Washington D.C. to Launch New Infrastructure Academy
Washington D.C. Mayor Muriel Bowser has launched the D.C. Infrastructure Academy, an innovative workforce training program that will provide hands-on experience and access for residents to secure jobs in the infrastructure industry.
Washington D.C. Mayor Muriel Bowser signed a memorandum of intent Tuesday morning, launching the D.C. Infrastructure Academy, an innovative workforce training program that will provide hands-on experience and access for residents to secure jobs in the infrastructure industry.
In 2016, nearly half of the District’s infrastructure job positions were unable to be filled (2,500 job openings with only 1,246 hires), even with an average hourly rate of $48. By 2026, their infrastructure sector will increase by almost 20 percent.
Moreover, Deputy Mayor Courtney Snowden said over 2.5 million infrastructure employees are expected to leave their jobs or retire in the next ten years.
The academy, a partnership between D.C. public and private sector companies, is modelled after successful programs in Philadelphia, Georgia and Chicago, will provide specialized training programs with a focus on helping underemployed and unemployed residents.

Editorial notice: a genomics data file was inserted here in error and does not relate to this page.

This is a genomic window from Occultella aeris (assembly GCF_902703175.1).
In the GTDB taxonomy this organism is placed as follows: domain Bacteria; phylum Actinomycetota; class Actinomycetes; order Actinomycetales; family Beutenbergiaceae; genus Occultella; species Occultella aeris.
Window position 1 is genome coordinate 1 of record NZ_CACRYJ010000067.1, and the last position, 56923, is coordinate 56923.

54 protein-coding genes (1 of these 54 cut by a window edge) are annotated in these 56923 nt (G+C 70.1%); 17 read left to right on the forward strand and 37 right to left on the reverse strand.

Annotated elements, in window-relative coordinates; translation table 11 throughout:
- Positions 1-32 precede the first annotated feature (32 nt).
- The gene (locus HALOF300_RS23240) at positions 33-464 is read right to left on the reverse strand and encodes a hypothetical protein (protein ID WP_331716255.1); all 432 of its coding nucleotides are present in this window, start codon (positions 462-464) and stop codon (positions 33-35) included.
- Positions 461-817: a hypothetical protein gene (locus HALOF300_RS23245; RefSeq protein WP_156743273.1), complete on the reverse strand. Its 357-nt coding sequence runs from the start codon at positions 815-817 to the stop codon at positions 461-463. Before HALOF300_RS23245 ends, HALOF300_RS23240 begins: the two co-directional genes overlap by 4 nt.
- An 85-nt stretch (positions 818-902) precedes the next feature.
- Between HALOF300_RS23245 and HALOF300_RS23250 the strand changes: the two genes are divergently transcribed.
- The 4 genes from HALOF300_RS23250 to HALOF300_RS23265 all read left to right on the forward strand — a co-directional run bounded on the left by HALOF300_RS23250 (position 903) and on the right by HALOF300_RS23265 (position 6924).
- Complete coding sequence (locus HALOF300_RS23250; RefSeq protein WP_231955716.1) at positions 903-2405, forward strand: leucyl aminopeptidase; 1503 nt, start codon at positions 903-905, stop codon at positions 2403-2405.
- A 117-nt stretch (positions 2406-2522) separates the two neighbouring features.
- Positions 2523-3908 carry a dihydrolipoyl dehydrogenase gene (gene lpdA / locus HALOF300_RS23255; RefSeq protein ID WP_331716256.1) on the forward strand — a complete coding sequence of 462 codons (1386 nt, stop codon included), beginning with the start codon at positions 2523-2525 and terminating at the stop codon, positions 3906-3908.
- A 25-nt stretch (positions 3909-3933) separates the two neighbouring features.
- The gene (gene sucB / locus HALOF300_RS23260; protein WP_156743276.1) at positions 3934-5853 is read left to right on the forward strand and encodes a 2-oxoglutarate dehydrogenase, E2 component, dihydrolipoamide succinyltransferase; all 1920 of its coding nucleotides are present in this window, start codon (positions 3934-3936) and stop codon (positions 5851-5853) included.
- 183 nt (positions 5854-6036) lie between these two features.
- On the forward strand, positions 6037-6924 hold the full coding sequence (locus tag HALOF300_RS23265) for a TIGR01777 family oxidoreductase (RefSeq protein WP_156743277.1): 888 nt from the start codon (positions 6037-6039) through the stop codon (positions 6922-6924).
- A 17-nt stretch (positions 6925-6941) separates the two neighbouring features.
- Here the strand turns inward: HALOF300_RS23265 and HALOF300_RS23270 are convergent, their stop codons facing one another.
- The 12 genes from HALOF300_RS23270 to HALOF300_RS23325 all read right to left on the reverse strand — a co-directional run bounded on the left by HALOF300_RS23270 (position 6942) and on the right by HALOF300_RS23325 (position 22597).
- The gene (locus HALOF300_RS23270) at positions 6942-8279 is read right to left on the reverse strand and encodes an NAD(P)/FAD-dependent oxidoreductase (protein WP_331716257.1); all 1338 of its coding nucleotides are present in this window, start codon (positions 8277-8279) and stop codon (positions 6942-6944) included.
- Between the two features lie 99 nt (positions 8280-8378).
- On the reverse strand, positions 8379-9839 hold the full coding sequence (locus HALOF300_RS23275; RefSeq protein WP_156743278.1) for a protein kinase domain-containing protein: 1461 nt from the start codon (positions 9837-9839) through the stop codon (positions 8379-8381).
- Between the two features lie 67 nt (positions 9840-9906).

“The D.C. Infrastructure Academy will give D.C. residents the chance to learn the nuts and bolts of what makes our city run,” Bowser said. “Everything from utilities to transportation and logistics to operations and green technologies — and ensure that they are first in line when it comes to securing the infrastructure jobs of today and tomorrow.”
Starting in 2018, the Department of Employment Services will operate the academy out of an interim location east of the Anacostia River until a permanent location can be completed.
The launch of the academy kicks off DC Works Week, a combined effort to highlight workforce programs from the Office of the Deputy Mayor for Greater Economic Opportunity (DMGEO) and the Department of Employment Services (DOES), that focuses on celebrating the impact of groundbreaking employers and community stakeholders in shaping D.C.’s workforce system.